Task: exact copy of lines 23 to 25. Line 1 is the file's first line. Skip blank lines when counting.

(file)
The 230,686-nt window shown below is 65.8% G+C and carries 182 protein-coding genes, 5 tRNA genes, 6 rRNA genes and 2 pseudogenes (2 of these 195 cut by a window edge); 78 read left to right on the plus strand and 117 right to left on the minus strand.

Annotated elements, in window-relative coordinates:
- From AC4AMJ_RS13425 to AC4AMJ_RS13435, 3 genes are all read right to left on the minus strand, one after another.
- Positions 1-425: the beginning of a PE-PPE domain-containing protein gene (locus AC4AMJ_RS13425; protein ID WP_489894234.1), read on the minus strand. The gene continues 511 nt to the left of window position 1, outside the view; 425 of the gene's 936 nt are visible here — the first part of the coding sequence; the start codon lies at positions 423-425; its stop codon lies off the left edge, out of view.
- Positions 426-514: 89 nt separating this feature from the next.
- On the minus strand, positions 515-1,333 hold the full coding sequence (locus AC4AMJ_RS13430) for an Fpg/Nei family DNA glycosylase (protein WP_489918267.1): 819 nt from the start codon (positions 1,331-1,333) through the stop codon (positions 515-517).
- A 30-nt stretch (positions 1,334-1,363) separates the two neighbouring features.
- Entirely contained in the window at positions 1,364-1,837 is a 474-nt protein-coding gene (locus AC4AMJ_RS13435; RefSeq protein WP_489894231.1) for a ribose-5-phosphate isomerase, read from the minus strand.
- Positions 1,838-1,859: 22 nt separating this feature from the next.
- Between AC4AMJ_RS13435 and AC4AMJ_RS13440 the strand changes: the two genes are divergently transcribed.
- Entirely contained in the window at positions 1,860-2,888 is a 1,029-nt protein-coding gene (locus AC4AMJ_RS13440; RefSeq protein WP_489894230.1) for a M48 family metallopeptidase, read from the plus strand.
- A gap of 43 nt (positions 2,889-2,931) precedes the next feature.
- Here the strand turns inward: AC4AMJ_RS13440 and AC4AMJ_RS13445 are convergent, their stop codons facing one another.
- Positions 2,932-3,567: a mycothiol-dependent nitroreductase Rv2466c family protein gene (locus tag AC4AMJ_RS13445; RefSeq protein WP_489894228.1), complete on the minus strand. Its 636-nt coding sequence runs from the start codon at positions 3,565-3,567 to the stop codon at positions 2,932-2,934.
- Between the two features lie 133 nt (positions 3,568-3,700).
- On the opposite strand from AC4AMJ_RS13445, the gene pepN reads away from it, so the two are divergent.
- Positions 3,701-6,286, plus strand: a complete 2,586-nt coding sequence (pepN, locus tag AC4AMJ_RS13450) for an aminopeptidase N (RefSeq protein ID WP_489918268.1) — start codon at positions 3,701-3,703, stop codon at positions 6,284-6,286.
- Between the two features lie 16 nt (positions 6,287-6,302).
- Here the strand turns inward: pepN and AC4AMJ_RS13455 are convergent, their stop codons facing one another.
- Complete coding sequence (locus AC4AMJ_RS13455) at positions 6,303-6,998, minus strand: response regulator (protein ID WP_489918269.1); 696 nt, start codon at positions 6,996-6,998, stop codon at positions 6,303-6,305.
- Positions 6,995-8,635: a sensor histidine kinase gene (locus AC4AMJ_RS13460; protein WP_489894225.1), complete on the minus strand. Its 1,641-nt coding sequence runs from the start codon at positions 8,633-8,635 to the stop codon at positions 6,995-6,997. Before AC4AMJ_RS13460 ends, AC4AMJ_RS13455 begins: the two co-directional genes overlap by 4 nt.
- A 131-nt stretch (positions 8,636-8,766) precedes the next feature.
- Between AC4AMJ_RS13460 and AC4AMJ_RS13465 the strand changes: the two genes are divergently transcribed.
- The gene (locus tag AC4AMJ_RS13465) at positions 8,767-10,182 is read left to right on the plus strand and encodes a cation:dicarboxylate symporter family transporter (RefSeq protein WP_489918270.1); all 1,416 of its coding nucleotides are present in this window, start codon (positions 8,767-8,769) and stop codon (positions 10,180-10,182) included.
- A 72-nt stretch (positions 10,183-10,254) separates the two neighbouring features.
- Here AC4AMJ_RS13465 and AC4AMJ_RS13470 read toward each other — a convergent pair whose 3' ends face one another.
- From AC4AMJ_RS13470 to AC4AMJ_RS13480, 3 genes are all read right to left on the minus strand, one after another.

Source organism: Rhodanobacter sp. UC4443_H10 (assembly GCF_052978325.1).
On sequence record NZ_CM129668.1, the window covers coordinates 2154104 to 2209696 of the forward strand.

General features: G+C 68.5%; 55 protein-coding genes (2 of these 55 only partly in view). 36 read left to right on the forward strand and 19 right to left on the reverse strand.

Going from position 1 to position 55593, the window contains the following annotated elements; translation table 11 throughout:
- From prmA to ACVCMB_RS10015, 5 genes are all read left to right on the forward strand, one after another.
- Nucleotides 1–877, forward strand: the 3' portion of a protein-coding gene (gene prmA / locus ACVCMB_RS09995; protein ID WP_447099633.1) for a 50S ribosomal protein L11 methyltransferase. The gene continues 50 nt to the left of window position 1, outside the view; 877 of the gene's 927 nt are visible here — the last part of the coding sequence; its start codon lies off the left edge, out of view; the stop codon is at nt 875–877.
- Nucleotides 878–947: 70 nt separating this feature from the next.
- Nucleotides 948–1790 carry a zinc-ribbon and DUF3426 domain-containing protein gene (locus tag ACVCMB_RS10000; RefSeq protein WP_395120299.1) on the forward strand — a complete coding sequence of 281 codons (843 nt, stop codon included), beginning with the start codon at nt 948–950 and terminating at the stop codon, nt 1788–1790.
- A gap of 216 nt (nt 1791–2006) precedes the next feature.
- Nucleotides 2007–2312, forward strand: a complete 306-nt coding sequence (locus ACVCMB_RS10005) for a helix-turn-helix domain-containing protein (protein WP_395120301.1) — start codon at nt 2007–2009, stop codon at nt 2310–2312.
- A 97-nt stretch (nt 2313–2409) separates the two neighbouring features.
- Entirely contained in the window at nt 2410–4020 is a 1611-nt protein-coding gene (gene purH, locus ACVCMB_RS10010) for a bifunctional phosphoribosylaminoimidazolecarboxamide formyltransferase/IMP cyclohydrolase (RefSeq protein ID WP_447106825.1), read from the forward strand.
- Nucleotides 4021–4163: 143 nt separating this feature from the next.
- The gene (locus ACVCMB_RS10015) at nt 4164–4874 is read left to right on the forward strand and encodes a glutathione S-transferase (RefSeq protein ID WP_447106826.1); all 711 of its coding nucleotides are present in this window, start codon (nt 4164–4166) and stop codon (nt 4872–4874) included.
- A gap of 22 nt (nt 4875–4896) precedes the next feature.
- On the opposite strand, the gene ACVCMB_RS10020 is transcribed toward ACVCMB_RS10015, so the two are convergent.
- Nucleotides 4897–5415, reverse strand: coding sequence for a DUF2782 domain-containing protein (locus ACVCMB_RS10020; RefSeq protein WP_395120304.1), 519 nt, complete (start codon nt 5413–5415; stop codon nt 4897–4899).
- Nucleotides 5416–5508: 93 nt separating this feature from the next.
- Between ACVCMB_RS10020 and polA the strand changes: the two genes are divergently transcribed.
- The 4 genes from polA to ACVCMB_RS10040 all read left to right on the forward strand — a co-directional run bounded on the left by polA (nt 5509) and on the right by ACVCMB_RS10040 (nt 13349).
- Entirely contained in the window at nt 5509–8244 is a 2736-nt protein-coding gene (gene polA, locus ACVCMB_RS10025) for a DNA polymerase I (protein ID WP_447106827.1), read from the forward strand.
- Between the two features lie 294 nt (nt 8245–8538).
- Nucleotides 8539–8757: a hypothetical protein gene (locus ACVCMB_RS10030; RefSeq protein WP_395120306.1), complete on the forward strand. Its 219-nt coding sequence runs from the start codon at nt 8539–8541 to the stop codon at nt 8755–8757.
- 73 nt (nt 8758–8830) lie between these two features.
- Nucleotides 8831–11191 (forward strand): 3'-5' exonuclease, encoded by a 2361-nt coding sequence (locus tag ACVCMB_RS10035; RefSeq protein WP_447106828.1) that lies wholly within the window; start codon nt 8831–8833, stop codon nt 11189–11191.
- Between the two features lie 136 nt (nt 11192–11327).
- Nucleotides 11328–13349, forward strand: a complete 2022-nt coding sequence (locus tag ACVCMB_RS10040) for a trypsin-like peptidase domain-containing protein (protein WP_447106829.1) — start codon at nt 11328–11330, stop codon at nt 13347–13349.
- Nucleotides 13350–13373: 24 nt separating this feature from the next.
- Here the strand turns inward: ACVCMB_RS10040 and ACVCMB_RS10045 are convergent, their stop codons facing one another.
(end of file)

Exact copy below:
- Between AC4AMJ_RS13460 and AC4AMJ_RS13465 the strand changes: the two genes are divergently transcribed.
- The gene (locus tag AC4AMJ_RS13465) at positions 8,767-10,182 is read left to right on the plus strand and encodes a cation:dicarboxylate symporter family transporter (RefSeq protein WP_489918270.1); all 1,416 of its coding nucleotides are present in this window, start codon (positions 8,767-8,769) and stop codon (positions 10,180-10,182) included.
- A 72-nt stretch (positions 10,183-10,254) separates the two neighbouring features.